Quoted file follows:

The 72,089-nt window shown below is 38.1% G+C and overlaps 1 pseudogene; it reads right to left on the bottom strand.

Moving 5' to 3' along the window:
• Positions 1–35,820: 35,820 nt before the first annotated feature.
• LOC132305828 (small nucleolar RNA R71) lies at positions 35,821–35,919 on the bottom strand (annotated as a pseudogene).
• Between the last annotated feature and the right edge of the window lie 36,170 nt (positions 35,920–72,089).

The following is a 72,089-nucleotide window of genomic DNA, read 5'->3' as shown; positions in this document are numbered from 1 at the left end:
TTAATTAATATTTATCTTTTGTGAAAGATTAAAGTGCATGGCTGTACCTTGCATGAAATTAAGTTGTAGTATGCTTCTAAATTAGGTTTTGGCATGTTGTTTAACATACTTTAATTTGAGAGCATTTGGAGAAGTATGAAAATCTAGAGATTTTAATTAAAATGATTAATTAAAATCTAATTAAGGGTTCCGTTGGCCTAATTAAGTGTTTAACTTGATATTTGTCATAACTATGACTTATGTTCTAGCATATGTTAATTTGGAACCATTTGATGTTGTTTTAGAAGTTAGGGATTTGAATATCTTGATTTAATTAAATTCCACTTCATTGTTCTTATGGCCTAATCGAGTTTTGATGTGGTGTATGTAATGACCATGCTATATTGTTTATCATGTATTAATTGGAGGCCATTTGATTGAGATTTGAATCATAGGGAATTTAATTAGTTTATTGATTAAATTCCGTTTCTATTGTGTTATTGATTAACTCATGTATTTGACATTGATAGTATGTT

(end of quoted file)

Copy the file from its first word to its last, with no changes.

The 72,089-nt window shown below is 38.1% G+C and overlaps 1 pseudogene; it reads right to left on the bottom strand.

Moving 5' to 3' along the window:
• Positions 1–35,820: 35,820 nt before the first annotated feature.
• LOC132305828 (small nucleolar RNA R71) lies at positions 35,821–35,919 on the bottom strand (annotated as a pseudogene).
• Between the last annotated feature and the right edge of the window lie 36,170 nt (positions 35,920–72,089).

The following is a 72,089-nucleotide window of genomic DNA, read 5'->3' as shown; positions in this document are numbered from 1 at the left end:
TTAATTAATATTTATCTTTTGTGAAAGATTAAAGTGCATGGCTGTACCTTGCATGAAATTAAGTTGTAGTATGCTTCTAAATTAGGTTTTGGCATGTTGTTTAACATACTTTAATTTGAGAGCATTTGGAGAAGTATGAAAATCTAGAGATTTTAATTAAAATGATTAATTAAAATCTAATTAAGGGTTCCGTTGGCCTAATTAAGTGTTTAACTTGATATTTGTCATAACTATGACTTATGTTCTAGCATATGTTAATTTGGAACCATTTGATGTTGTTTTAGAAGTTAGGGATTTGAATATCTTGATTTAATTAAATTCCACTTCATTGTTCTTATGGCCTAATCGAGTTTTGATGTGGTGTATGTAATGACCATGCTATATTGTTTATCATGTATTAATTGGAGGCCATTTGATTGAGATTTGAATCATAGGGAATTTAATTAGTTTATTGATTAAATTCCGTTTCTATTGTGTTATTGATTAACTCATGTATTTGACATTGATAGTATGTT